The food company Kraft’s takeover of chocolate manufacturer Cadbury led to the closure in 2011 of Somerdale Factory in Keynsham, a market town between Bristol and Bath. The loss of such a big employer to the town was significant, and also raised questions over the future of the factory’s extensive social and sports facilities. It was conceived in 1923 as a model garden city, although only a couple of residential streets were ever built.
The 89 hectare site has the makings of a new model neighbourhood. It is close to Keynsham’s railway station and its high street, and has easy access to – and views of – the River Avon. The mixed use scheme being developed by retirement village provider St Monica Trust and housebuilder Taylor Wimpey retains three of the 1920 factory buildings, which have been converted into office space, a care home and retirement apartments. These opened earlier this year. Around 700 new homes are being built alongside a new school, other social facilities, shops and restaurants.
Reinventing the factory
It is a significant achievement that each of these elements is brought together to reinvent the factory as a place to live, work and play.
The ground floor supports a high specification office lobby, café/bar, gym and health centre, while the Brookmead Arcade within the St Monica’s assisted living accommodation offers a plethora of additional activities that helps activate the buildings. The detail of the architectural restoration and use of materials has been executed to a high standard.
The three blocks were once interlinked as a figure of eight. However, the removal of some elements has led to problems with wind funnelling and confused permeability, and diminished the sense of enclosure to streets and spaces.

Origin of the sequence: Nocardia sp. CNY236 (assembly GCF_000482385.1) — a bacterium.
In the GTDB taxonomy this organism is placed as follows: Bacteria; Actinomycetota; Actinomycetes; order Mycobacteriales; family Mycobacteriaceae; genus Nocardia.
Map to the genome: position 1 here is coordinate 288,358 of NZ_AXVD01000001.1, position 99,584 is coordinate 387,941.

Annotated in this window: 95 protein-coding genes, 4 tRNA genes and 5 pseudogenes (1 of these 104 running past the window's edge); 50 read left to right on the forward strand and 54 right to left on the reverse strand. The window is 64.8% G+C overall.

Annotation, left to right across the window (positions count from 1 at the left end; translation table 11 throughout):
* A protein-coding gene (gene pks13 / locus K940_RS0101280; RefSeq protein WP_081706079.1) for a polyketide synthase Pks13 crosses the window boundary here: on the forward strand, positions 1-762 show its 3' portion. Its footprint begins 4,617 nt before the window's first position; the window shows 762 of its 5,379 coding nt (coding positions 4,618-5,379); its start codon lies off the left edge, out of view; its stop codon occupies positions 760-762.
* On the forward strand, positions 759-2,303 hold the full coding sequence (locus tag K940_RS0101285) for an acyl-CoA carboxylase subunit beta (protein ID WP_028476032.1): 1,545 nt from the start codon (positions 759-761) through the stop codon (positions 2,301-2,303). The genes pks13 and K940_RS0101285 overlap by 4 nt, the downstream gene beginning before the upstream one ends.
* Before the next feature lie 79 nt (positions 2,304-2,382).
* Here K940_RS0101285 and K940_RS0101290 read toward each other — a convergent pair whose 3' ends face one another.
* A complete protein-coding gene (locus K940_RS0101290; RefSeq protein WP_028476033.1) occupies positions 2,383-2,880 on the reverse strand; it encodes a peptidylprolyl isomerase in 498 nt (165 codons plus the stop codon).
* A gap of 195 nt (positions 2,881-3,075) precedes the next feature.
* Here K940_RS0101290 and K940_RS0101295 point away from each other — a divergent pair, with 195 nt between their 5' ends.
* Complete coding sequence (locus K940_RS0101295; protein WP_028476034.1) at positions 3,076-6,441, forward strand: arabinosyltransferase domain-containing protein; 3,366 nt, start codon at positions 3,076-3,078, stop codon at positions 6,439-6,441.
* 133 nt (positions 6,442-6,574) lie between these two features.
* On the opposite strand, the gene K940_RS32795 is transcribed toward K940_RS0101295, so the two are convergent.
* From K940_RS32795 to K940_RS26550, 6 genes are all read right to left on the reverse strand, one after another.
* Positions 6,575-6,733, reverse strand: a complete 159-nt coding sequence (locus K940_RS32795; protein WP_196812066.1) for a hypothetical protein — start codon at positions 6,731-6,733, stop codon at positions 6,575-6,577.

Square or street
After walking down the tree-lined avenue from the station to the former factory you arrive at a long street. This links the three blocks, primary school, social club, sports pavilion and play areas. The variety of uses creates lot of activity and a sense of community. However, their dispersal on a length of street does not create the strong sense of place that an enclosed square, or a cluster of uses, could provide.
The active uses in the factory blocks are at times hidden, such as the health centre to the rear. Ultimately, the more public uses could be better related to adjacent spaces, such as the play space to the school and the formal square as an arrival space for the social club.
An understanding of the industrial architectural language, which has been so well developed in the factory’s reinvention, is lacking in the new housing. The selective Arts and Crafts influences within some of the housing contradict the clean simplicity of the former factory buildings. A more contextual use of materials and greater massing could have added the richness and urban feel that the development’s name, Chocolate Quarter, suggests.
Overall, the development offers a successful reinvention of the factory, which through a combination of inherited and new facilities will provide a well-rounded neighbourhood and significant new amenities to the town as a whole.
However, while the factory conversion works well, the relationship between the uses, architectural treatment and the function of different spaces could be better thought through; and the design of the new housing could be better related to the factory aesthetic (see photo below, by Neil Harvie).
There is a science to assembling all the ingredients of a successful place, which this scheme has achieved, but an eye for detail beyond the masterplan level is also required. The artistic curation – between the architecture of the factory, the new housing and the surrounding neighbourhood – could be much stronger to ensure the place, not just the building, is robust, adaptable and ultimately successful.
Neil Harvie is Senior Urban Designer at Nash Partnership.